* Auto workers reject 10 percent wage hike
* Gold strike looms
* Worries raised about impact on economic growth
By Olivia Kumwenda-Mtambo and Wendell Roelf
JOHANNESBURG, Aug 29 (Reuters) - Striking South African car workers rejected a double-digit wage increase offer on Thursday and said they would intensify a strike that has crippled production of a major export.
Gold mining firms said they were also preparing for a bruising strike that could come as early as Sunday and would slow bullion output, one of South Africa’s largest foreign currency earners.
The wave of strikes in Africa’s largest economy has already swept up more than 120,000 workers this month in the auto production, construction and airline sectors while sending the rand to four-year lows on worries labour strife will slow growth.
The number of strikers could increase by more than 220,000 next week, with textile workers, petrol station attendants, retail auto workers and gold miners walking off the job.
That would mean that about 3 percent of South Africa’s workforce would be on strike.
The main union for manufacturing, NUMSA, said its 30,000 members in the auto industry rejected a 10 percent wage hike from carmakers. The union is demanding 14 percent, well above inflation that is estimated to run at 5.9 percent this year.
The auto strike started last week and has hit global carmakers such as Toyota, Volkswagen and Ford. The industry makes up about 6 percent of GDP and the strike has cost the economy an estimated $60 million a day.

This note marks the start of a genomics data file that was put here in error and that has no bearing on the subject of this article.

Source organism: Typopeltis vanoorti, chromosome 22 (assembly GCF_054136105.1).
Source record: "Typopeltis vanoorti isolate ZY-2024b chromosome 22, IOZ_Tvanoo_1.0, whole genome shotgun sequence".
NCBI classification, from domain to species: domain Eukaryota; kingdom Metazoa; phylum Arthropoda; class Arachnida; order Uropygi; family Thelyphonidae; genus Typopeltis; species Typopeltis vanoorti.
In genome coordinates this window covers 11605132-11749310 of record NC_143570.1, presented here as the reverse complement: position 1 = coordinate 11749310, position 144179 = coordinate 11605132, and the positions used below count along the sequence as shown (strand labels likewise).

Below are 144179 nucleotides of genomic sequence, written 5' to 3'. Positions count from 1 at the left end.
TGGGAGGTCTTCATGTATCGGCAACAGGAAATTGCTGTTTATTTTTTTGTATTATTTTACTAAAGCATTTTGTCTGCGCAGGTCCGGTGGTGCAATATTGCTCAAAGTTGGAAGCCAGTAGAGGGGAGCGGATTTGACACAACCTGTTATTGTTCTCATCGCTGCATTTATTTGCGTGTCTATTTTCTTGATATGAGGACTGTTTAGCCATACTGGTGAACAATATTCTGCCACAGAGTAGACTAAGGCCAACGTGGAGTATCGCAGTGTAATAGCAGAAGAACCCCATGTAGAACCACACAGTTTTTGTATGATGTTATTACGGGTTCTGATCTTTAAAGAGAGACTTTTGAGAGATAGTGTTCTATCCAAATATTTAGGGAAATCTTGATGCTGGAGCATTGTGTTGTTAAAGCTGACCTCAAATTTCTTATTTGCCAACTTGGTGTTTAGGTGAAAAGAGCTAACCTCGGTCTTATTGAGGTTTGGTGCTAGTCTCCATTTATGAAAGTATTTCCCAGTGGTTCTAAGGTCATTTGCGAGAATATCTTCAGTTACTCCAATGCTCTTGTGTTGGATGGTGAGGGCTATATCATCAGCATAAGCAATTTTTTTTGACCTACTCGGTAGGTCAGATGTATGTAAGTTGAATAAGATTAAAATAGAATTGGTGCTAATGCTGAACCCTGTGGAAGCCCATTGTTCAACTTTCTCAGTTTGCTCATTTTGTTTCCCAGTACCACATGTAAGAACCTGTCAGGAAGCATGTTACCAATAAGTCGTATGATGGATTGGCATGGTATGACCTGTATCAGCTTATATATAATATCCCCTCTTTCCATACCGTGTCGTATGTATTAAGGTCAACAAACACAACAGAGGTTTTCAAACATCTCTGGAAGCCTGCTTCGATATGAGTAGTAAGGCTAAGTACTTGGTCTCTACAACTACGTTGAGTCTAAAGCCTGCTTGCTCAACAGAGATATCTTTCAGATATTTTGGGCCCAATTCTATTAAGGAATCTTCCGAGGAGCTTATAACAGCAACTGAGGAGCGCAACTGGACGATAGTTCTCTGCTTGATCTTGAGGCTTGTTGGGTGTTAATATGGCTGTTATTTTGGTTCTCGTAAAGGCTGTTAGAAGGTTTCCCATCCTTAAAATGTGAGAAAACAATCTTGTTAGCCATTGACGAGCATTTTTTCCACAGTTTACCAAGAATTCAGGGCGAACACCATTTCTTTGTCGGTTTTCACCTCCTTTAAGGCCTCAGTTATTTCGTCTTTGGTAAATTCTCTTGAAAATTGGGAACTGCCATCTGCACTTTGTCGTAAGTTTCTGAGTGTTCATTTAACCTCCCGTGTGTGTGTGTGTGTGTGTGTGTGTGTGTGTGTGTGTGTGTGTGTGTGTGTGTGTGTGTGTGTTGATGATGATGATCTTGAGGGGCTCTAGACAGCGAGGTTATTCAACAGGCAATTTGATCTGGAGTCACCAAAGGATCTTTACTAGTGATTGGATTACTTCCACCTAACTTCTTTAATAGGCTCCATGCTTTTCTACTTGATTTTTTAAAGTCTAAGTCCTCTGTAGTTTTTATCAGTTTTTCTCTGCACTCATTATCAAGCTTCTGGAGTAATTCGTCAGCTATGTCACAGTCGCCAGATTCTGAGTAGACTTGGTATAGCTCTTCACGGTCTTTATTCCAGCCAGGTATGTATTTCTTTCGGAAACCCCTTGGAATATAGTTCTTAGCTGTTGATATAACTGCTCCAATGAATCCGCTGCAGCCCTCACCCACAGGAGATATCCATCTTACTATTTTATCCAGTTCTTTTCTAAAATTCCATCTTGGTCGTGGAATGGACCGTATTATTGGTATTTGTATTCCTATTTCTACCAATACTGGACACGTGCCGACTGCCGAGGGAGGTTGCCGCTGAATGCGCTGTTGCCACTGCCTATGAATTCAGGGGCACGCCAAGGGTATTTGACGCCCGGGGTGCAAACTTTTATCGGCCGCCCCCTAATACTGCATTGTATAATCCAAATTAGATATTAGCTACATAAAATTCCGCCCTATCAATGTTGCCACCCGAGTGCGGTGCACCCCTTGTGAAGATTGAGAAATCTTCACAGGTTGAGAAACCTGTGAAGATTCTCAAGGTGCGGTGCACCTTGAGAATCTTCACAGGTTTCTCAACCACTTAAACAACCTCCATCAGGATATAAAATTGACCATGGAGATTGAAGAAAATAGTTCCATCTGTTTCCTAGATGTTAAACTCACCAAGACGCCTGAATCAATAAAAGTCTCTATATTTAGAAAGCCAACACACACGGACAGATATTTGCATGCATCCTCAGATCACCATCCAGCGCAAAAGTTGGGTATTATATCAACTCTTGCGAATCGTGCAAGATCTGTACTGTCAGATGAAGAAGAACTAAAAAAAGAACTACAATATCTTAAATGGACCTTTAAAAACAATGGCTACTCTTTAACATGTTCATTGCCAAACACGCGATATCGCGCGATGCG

A strike in the gold sector would cost the economy 349 million rand ($34 million) a day, Harmony Gold Chief Executive Graham Briggs told a news conference, speaking on behalf of the industry.
“Producers lose production, revenue, profit and the confidence of the markets; some may even have to shut down shafts, possibly forever,” Briggs said.
The National Union of Mineworkers (NUM), the main union in the gold sector, will give producers on Friday 48 hours’ notice of its members’ intention to strike over deadlocked wage talks, a source with direct knowledge of the matter has said.
The Chamber of Mines, the industry body that negotiates on behalf on gold producers, said this week it had made a final offer to unions to increase basic wages by between 6 and 6.5 percent.
NUM, which represents 64 percent of the country’s gold miners, dismissed this offer. Another more militant mining union is seeking pay hikes as high as 150 percent.
The companies, which also include AngloGold Ashanti , Gold Fields and Sibanye Gold, say these demands are unrealistic as they are being badly squeezed by rising costs and falling bullion prices.
The South African government will not intervene in the deadlocked talks, mining minister Susan Shabangu told Reuters in Perth, Australia, on Thursday.
South Africa’s declining gold industry was caught off guard last year when violent wildcat strikes spread from platinum to gold shafts, costing 5 billion rand ($500 million) in lost output.
The strife in the mines, rooted in a union turf war, dented economic growth and led to sovereign credit downgrades.